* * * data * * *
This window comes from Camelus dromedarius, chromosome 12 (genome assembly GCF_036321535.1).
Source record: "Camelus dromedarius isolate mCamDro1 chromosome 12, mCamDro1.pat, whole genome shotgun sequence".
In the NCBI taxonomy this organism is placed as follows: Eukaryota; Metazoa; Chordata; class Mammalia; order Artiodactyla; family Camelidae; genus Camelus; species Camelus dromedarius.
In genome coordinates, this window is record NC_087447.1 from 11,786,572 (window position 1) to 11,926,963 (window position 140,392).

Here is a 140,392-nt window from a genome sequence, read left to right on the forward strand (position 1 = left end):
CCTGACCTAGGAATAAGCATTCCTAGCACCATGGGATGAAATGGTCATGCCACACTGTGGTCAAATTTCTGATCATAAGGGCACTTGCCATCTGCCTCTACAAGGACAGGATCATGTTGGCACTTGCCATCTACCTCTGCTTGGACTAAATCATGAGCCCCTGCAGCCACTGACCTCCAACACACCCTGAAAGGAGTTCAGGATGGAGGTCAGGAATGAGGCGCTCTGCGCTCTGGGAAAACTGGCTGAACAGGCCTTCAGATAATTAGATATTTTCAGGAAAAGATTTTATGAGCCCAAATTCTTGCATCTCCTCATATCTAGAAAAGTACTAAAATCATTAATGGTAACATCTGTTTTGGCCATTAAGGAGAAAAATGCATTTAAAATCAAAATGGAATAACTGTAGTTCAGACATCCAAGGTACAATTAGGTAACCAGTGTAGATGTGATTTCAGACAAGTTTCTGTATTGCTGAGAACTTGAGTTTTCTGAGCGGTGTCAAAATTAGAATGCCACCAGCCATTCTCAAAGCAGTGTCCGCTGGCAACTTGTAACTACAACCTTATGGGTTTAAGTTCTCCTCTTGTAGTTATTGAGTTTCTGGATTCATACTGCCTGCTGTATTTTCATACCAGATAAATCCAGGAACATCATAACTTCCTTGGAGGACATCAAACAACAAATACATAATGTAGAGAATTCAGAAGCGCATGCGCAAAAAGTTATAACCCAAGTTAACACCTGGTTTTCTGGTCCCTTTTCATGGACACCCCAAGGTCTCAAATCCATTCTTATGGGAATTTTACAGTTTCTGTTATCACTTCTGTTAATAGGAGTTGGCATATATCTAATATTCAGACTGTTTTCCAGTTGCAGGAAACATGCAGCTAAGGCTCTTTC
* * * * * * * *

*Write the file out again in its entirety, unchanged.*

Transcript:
This window comes from Camelus dromedarius, chromosome 12 (genome assembly GCF_036321535.1).
Source record: "Camelus dromedarius isolate mCamDro1 chromosome 12, mCamDro1.pat, whole genome shotgun sequence".
In the NCBI taxonomy this organism is placed as follows: Eukaryota; Metazoa; Chordata; class Mammalia; order Artiodactyla; family Camelidae; genus Camelus; species Camelus dromedarius.
In genome coordinates, this window is record NC_087447.1 from 11,786,572 (window position 1) to 11,926,963 (window position 140,392).

Here is a 140,392-nt window from a genome sequence, read left to right on the forward strand (position 1 = left end):
CCTGACCTAGGAATAAGCATTCCTAGCACCATGGGATGAAATGGTCATGCCACACTGTGGTCAAATTTCTGATCATAAGGGCACTTGCCATCTGCCTCTACAAGGACAGGATCATGTTGGCACTTGCCATCTACCTCTGCTTGGACTAAATCATGAGCCCCTGCAGCCACTGACCTCCAACACACCCTGAAAGGAGTTCAGGATGGAGGTCAGGAATGAGGCGCTCTGCGCTCTGGGAAAACTGGCTGAACAGGCCTTCAGATAATTAGATATTTTCAGGAAAAGATTTTATGAGCCCAAATTCTTGCATCTCCTCATATCTAGAAAAGTACTAAAATCATTAATGGTAACATCTGTTTTGGCCATTAAGGAGAAAAATGCATTTAAAATCAAAATGGAATAACTGTAGTTCAGACATCCAAGGTACAATTAGGTAACCAGTGTAGATGTGATTTCAGACAAGTTTCTGTATTGCTGAGAACTTGAGTTTTCTGAGCGGTGTCAAAATTAGAATGCCACCAGCCATTCTCAAAGCAGTGTCCGCTGGCAACTTGTAACTACAACCTTATGGGTTTAAGTTCTCCTCTTGTAGTTATTGAGTTTCTGGATTCATACTGCCTGCTGTATTTTCATACCAGATAAATCCAGGAACATCATAACTTCCTTGGAGGACATCAAACAACAAATACATAATGTAGAGAATTCAGAAGCGCATGCGCAAAAAGTTATAACCCAAGTTAACACCTGGTTTTCTGGTCCCTTTTCATGGACACCCCAAGGTCTCAAATCCATTCTTATGGGAATTTTACAGTTTCTGTTATCACTTCTGTTAATAGGAGTTGGCATATATCTAATATTCAGACTGTTTTCCAGTTGCAGGAAACATGCAGCTAAGGCTCTTTC